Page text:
At-Will Employment

In Illinois, most employees are considered to be “at will” employees. In an
“at-will” employment relationship, either party—the employer or the
employee—may end the employment relationship at any time. Thus, just as
an employee can typically quit his or her job on any given day, without
reason and without even giving notice, an employer may generally fire an
“at will employee” for any reason or, for no reason.


While it is generally legal for an employer to fire an employee for any
reason or, for no reason, there are certain recognized exceptions to this

First, if an employee has a written contract of employment with the
employer for a specific duration or term, (a rare circumstance) the
employee may have a contractual right to continued employment for the
balance of the term provided for in the contract.

Second, employers are subject to federal, state and local ant-discrimination
laws, which apply to at-will employees.

Finally, an employer may not fire an employee for certain types of
“protected” conduct. For instance, courts have held that termination is
wrongful where it is motivated by the employee having filed a worker’s
compensation claim, or where the termination is in retaliation for what is
commonly referred to as “whistle-blowing” activities of the employee.

Whistleblower Exception

A “whistleblower” is an individual who, believing the public interest
overrides the interest of the employer, alerts public officials (i.e. law
enforcement), or in some cases, the employer’s management, to the fact
that the employer is involved in corrupt, illegal or fraudulent activity. This
exception to the general rule of at-will employment makes it illegal for an
employer to fire an employee for disclosing (or possibly even threatening to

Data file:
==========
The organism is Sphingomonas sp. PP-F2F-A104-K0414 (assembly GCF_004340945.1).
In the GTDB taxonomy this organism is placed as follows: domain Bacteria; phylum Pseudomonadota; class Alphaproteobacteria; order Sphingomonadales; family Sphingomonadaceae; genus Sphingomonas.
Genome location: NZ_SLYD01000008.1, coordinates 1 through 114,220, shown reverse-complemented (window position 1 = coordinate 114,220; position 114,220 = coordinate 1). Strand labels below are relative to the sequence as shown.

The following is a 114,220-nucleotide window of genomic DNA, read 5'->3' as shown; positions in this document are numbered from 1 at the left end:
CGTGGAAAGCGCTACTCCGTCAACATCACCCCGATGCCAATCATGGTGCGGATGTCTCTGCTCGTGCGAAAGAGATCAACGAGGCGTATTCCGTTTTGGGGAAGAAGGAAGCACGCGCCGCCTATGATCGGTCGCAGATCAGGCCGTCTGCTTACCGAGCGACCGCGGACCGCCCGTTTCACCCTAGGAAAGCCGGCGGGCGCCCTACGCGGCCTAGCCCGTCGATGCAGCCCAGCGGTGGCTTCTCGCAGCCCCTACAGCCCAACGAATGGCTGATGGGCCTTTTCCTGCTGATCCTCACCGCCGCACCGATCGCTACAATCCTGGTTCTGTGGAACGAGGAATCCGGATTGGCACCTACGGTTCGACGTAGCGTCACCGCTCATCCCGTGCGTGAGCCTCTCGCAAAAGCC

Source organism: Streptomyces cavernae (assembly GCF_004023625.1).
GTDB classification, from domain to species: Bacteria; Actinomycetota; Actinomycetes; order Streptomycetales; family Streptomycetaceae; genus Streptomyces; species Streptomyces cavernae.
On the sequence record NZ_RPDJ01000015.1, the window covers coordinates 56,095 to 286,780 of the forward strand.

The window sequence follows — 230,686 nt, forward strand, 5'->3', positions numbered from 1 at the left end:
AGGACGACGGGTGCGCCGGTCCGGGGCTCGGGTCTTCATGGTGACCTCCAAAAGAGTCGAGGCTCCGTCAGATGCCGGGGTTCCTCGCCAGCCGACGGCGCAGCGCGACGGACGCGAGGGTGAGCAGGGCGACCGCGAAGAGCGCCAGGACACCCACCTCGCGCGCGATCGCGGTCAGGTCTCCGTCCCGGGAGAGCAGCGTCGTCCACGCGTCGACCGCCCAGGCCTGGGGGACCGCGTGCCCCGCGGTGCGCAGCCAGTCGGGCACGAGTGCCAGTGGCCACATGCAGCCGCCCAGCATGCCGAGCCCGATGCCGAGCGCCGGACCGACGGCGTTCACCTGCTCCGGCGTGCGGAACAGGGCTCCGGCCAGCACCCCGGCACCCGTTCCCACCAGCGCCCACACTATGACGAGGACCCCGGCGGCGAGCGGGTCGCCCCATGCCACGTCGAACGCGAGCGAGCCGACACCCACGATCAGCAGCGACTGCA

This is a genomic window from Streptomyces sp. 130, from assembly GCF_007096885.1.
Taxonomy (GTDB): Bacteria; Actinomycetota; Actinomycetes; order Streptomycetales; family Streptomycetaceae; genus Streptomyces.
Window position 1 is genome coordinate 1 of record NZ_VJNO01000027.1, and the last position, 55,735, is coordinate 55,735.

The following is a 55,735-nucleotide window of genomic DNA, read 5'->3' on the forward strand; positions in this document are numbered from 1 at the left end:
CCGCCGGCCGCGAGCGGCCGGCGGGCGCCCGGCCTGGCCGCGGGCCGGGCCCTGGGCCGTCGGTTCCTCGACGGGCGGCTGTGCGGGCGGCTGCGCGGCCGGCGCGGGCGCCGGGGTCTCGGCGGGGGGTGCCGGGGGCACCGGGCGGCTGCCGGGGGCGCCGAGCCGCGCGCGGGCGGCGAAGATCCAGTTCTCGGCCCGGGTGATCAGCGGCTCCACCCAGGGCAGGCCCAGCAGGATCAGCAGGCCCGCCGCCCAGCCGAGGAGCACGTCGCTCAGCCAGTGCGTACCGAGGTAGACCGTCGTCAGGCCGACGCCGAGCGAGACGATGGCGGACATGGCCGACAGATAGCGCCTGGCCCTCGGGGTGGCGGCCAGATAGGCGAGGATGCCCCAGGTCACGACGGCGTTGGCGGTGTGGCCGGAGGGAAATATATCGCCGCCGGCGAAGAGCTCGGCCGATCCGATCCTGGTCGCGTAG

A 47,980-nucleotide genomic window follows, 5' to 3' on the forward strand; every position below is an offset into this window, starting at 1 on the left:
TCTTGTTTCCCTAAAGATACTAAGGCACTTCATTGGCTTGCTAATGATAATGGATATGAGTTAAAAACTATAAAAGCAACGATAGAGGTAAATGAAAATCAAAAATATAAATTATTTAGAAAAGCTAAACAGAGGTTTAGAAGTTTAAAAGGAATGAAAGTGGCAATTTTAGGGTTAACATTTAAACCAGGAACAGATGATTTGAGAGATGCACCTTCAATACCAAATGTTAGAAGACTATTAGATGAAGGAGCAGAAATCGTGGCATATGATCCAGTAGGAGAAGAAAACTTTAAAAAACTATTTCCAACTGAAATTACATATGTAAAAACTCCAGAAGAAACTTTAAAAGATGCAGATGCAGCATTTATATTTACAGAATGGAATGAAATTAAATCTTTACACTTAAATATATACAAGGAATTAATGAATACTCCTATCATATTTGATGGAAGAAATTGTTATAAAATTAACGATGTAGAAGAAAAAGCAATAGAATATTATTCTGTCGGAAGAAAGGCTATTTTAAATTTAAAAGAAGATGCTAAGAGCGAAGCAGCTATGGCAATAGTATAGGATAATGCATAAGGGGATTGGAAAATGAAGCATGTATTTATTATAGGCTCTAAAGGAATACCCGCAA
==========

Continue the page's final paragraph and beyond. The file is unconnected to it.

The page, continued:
disclose) this sort of information to law enforcement authorities. While the
misconduct does not have to be actual criminal activity, it must violate a
well established public policy.

The following conditions must be met in order for a whistleblower
exception to apply:

1) the employee disclosed information to a government or law enforcement
2) the employee had reasonable cause to believe that the information
disclosed was a violation of a state or federal law or regulation; and
3) there is a causal connection between the employer’s termination of the
employee and his disclosure of the information.

The whistleblower statute also protects employees from employer
retaliation if they refuse to participate in illegal activity.

Worker’s Compensation Exception

The second exception to the general rule of at-will employment involves
worker’s compensation claims. This exception makes it illegal for an
employer to fire an employee because he has filed a worker’s compensation

In order for this exception to apply, the plaintiff must allege the following:

1) plaintiff was discharged;
2) the firing was in retaliation for plaintiff having filed a worker’s
compensation claim.

Once the plaintiff has established the above elements, the employer can
defeat the claim if he asserts a valid, non-retaliatory basis for terminating
the employment relationship. Therefore, it is generally not enough to show
merely that you were fired after filing a worker compensation claim, you
must be able to show the firing was motivated by the filing of the worker
compensation claim.

While an employer is not allowed to terminate an employee because that
employee has filed a worker’s compensation claim, the exception is narrow.
For instance, an employer may not be required to indefinitely retain an
employee who becomes medically or physically unable to perform his/her job,
due to a work related injury.